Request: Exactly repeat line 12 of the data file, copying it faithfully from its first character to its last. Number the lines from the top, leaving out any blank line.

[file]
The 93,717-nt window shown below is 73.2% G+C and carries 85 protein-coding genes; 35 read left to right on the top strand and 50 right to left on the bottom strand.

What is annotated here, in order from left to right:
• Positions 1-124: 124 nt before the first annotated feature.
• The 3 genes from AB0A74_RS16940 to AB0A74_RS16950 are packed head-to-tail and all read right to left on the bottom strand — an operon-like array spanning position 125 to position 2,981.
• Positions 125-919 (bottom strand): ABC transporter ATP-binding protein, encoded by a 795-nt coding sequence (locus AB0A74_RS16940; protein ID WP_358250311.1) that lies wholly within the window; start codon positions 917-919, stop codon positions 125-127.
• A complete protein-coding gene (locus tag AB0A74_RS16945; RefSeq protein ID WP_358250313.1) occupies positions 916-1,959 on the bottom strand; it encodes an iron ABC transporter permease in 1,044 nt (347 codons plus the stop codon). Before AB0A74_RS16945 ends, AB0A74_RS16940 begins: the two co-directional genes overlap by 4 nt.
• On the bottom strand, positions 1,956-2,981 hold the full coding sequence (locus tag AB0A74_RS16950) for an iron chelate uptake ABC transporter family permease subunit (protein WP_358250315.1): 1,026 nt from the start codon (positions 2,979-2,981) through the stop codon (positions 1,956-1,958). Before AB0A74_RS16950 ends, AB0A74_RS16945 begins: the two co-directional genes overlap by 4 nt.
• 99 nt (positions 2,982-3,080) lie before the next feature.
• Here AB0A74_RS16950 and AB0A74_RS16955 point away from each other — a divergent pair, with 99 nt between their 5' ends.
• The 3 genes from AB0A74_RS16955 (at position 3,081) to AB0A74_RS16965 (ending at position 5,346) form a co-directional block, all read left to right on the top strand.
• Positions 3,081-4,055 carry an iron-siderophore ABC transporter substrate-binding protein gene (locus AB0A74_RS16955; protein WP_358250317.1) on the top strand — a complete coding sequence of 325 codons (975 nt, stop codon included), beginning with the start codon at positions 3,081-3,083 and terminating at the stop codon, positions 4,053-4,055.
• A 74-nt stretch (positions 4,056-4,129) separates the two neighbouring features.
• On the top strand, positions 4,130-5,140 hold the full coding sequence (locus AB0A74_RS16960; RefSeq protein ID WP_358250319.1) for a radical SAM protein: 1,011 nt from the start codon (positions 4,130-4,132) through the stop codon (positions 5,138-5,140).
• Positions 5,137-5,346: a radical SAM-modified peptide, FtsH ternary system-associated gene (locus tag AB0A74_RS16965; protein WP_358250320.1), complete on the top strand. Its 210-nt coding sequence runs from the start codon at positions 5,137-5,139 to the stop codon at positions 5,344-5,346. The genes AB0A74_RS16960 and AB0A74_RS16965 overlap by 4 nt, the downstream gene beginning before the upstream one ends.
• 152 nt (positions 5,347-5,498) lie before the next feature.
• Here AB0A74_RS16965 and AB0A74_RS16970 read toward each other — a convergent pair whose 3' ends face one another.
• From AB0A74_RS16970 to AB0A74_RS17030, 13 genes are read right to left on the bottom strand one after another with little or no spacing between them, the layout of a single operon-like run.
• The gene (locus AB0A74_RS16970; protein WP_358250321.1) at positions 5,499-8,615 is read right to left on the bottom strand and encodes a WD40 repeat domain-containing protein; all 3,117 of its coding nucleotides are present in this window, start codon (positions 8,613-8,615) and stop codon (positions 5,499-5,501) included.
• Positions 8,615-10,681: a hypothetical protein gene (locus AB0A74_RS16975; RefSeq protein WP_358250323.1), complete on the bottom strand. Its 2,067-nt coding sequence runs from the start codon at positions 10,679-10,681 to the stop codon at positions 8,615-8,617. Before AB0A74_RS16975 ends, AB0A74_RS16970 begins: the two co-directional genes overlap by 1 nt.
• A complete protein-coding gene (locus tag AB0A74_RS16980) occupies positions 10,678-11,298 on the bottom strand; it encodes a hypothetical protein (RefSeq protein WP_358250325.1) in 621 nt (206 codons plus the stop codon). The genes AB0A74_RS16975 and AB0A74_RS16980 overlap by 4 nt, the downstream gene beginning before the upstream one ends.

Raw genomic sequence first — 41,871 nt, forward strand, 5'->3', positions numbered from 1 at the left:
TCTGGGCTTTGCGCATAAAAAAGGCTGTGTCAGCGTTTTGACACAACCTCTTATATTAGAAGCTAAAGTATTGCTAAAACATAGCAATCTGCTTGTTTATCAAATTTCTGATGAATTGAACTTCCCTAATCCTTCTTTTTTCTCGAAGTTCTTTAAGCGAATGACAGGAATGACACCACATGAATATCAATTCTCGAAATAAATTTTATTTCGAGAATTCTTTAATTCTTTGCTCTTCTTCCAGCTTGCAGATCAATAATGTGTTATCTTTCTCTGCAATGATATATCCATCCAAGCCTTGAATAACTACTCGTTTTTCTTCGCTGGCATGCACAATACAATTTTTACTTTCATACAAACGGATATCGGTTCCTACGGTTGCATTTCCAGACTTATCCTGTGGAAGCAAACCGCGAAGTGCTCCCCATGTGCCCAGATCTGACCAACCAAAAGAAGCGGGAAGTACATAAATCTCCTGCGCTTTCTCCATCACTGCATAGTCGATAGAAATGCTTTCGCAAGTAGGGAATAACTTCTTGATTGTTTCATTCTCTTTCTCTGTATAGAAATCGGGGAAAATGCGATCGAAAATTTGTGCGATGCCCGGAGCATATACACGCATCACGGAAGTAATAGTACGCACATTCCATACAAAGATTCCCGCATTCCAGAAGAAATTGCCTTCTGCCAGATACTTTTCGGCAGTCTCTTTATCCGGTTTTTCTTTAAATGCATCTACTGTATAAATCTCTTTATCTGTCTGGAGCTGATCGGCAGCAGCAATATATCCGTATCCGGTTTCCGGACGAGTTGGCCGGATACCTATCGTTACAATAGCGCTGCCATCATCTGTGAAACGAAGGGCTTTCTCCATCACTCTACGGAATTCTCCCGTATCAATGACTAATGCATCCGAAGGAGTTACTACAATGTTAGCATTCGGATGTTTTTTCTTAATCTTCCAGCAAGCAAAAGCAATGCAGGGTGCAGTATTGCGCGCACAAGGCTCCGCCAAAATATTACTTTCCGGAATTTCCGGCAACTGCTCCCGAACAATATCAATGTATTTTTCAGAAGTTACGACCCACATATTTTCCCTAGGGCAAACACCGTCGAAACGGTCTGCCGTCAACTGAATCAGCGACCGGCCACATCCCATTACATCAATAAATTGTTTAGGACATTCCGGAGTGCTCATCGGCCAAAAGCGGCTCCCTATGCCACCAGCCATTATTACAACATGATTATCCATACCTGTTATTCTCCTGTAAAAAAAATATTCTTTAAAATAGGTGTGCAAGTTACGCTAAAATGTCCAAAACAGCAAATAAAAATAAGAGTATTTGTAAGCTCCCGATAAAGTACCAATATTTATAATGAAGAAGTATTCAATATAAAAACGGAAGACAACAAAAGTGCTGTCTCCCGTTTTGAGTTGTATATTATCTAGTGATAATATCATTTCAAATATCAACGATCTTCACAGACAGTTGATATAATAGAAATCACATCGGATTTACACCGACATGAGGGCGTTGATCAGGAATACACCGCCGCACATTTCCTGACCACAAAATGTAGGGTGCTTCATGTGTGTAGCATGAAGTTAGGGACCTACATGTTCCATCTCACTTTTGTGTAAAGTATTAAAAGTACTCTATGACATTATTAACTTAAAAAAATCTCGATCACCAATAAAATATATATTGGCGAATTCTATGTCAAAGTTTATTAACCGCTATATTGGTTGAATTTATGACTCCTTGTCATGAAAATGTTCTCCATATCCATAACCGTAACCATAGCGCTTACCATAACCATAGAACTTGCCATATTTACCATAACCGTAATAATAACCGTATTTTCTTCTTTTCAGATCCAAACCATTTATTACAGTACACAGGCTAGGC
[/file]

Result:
• A 74-nt stretch (positions 4,056-4,129) separates the two neighbouring features.